Baltimore County public safety officials "issued a Tweet about the shelter opening on Jan. 5," Kobler said in a phone interview Tuesday.

"Baltimore County DSS has activated a cold weather homeless shelter at the North Point Govt. Center," the county announced on its public safety Twitter account. "Hours are 7 p.m. to 7 a.m."

Cruz said a two-sentence online notice is not an appropriate way to let a community know of something as important as the creation of a homeless shelter.

"It appears this was deliberate to give the information about the county shelter to the least amount of residents possible," Cruz said. "No, it is not appropriate. If we had an actual dire emergency situation, is that how we would be notified? They could have put something in a newspaper."

Noting that Eastfield-Stanbrook residents are "more than upset" with the county's actions, Paul also said Twitter is not the way to communicate with residents.

"If you really don't want the information to be known by this community, then sending a Tweet was the right way to go," she said. "Most residents are not using social media for news. Many do not even have access to a cell phone or computer."

Kobler said giving the homeless residents a place to sleep during the winter is a win-win situation for everyone.

The homeless people are safer and healthier, and local communities don't have people sleeping in alleyways, local parks and behind businesses, Kobler said.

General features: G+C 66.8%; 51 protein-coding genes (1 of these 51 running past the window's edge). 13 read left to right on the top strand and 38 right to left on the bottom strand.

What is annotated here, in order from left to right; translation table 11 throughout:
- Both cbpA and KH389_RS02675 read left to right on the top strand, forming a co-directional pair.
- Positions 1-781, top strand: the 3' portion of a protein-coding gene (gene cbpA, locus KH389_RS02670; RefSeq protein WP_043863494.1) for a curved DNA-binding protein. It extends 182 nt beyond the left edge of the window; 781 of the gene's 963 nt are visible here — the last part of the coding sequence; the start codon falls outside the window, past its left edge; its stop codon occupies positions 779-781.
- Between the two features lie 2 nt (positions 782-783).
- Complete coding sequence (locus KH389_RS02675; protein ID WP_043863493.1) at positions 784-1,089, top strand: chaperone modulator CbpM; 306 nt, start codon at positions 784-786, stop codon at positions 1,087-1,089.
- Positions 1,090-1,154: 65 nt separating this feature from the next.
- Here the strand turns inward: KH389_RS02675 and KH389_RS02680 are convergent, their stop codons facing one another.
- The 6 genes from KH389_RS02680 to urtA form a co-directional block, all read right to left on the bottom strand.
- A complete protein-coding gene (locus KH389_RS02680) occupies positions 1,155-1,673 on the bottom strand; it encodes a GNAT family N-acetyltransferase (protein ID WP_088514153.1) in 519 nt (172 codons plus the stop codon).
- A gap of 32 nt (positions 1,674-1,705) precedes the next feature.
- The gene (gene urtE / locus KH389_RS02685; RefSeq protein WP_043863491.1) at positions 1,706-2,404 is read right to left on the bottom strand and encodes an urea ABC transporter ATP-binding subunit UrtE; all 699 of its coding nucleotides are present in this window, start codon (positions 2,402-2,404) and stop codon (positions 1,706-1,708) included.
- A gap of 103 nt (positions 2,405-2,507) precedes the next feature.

The government center shelter can accommodate 40 to 50 people and is open to men, women and children, according to Kobler.

How to handle Baltimore County's homeless population has been an emotional and logistical issue for years.

Dundalk residents believe their community bears too much of the county's responsibility when it comes to placing social services like clinics, shelters, domestic violence programs and subsidized housing.

A proposal by the Dundalk United Methodist Church to put a Streets of Hope homeless shelter at its vacant parsonage in Old Dundalk met with considerable opposition in 2011.

Streets of Hope is a collaboration of local churches that has in the past hosted a roving cold weather shelter that moved from church to church throughout the winter season.

Dundalk UMC eventually backed down and decided not to open the shelter.